Thanks to small but steady exports, Vladimir has $7 million in export receivables. And Bakaleynik hopes to build on that by preserving Vladimir's price advantage through cost-cutting. Meanwhile, to spur domestic purchases, he plans to upgrade and expand a network of parts-and-service distributors throughout the former Soviet Union. Bakaleynik also wants to create a new leasing network to offer customers easy credit terms, perhaps with help from the Russian Finance Ministry or the European Bank for Reconstruction & Development.
But Bakaleynik's plans to boost sales at home and abroad may be doomed unless he can improve Vladimir's manufacturing capabilities. He reckons he needs $14.6 million for new equipment. About 30% of the plant's gear still dates back to the U.S. Lend-Lease program of World War II. Vladimir's boss would welcome a Western partner such as Deere & Co., which declined comment. Bakaleynik, however, admits he would also like government money--and lots of it. At a minimum, he hopes state agencies will pay their bills. That's why he supports the controversial policies of new Deputy Prime Minister Alexander Zaveryukha, who wants a $2.8 billion state bailout of agriculture.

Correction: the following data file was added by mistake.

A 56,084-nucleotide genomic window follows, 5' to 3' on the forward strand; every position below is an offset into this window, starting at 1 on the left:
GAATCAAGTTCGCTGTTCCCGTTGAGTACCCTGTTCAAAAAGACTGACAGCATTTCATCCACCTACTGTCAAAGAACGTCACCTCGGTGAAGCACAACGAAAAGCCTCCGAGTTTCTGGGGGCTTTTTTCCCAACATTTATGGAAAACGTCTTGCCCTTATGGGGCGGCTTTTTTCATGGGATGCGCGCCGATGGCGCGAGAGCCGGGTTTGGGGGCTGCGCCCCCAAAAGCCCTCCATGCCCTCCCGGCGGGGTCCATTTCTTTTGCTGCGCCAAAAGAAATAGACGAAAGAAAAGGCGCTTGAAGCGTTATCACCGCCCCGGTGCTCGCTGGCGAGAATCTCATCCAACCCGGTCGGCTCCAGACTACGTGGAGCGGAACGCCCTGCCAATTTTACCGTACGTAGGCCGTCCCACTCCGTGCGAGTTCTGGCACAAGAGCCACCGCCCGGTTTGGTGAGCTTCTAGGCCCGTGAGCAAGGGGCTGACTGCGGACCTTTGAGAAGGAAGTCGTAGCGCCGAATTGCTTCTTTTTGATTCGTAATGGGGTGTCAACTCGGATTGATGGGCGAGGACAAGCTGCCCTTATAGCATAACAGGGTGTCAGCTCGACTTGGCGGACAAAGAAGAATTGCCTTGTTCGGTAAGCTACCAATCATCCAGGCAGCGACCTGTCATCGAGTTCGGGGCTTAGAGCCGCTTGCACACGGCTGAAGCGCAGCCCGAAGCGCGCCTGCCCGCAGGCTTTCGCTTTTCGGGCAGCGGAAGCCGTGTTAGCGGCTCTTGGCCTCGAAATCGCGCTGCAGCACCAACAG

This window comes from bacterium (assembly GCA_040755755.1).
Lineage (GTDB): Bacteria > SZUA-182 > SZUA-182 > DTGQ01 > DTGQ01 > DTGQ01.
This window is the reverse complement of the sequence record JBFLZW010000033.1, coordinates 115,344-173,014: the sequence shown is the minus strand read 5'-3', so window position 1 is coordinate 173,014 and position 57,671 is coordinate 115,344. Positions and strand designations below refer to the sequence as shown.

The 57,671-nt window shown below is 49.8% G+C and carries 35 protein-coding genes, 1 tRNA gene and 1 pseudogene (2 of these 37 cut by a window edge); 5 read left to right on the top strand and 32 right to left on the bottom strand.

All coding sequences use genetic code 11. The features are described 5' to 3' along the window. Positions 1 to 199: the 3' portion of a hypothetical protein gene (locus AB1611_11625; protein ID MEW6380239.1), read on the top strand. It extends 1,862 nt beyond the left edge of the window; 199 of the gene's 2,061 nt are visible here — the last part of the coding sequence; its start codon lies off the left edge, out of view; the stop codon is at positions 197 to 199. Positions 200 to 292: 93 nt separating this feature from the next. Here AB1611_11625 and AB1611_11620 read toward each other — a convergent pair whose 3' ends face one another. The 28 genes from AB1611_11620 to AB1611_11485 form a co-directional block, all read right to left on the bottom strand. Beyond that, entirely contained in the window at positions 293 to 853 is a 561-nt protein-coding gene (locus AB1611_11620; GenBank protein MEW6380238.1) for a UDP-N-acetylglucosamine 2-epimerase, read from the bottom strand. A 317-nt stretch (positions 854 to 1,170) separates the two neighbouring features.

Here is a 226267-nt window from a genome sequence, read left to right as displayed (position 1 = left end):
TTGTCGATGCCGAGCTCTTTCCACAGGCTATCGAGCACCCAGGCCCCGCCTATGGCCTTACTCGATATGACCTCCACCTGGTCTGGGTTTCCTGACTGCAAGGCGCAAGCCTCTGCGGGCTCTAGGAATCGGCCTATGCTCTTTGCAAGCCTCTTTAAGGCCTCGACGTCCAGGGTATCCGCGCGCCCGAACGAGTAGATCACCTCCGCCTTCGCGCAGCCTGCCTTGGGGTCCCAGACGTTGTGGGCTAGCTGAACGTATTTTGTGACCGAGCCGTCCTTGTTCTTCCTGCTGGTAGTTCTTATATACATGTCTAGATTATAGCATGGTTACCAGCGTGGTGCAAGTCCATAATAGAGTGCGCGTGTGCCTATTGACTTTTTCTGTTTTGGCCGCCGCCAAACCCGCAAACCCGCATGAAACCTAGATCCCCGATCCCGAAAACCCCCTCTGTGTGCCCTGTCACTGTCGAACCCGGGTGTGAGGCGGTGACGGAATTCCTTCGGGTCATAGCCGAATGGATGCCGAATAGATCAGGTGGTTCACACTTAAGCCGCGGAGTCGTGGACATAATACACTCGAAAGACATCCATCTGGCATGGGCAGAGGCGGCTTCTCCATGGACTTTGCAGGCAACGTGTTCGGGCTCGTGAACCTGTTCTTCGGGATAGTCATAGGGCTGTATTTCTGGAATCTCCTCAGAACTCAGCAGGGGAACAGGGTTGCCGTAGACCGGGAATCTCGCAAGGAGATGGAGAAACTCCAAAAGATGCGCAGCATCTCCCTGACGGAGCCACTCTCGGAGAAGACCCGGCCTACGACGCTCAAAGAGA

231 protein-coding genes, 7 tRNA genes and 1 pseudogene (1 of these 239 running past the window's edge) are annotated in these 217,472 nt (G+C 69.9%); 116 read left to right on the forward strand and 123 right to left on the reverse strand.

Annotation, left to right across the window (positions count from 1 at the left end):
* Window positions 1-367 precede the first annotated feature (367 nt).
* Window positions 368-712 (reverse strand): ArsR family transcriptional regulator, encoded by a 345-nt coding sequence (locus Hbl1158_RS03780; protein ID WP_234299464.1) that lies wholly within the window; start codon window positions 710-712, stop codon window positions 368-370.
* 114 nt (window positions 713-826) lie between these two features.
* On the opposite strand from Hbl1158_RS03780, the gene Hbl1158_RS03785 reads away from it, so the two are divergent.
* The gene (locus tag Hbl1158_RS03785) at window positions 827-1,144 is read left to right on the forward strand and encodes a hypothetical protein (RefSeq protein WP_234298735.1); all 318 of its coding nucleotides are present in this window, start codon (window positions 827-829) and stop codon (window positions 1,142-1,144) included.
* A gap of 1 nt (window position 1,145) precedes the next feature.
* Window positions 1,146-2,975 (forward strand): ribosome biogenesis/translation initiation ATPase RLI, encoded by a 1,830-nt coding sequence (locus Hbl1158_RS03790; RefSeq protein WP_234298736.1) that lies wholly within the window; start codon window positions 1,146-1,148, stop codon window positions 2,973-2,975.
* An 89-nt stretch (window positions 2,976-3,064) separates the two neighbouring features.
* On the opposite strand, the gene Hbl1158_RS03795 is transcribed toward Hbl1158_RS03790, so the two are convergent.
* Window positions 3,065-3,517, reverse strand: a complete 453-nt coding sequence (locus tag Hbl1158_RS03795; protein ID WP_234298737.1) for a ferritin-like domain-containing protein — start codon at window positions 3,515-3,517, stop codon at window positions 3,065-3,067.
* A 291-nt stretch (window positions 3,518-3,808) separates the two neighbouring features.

Zaveryukha's quick rise in Yeltsin's government recently gave pause to many Western observers who see his policies as antireform and inflationary. But from his vantage point, Bakaleynik thinks Zaveryukha's approach is more realistic. For now, he doesn't support the tight monetarist approach sought by radical reformers Yegor T. Gaidar and Boris G. Federov, which could abort Vladimir's turnaround bid. Tight money can come later. "I hope Zaveryukha can get some money into the agricultural system," he says.
Vladimir's unions could also stymie Bakaleynik's strategy. It's not certain how the workers will react once he starts paring the payroll and trimming perquisites. Vladimir Tractor has never had a history of strong labor unions. But their mood is definitely not upbeat. "The majority of the people don't know what to expect. The whole country isn't working," says a middle-aged worker, who voted for Grishin in June and for the Communists in December's elections.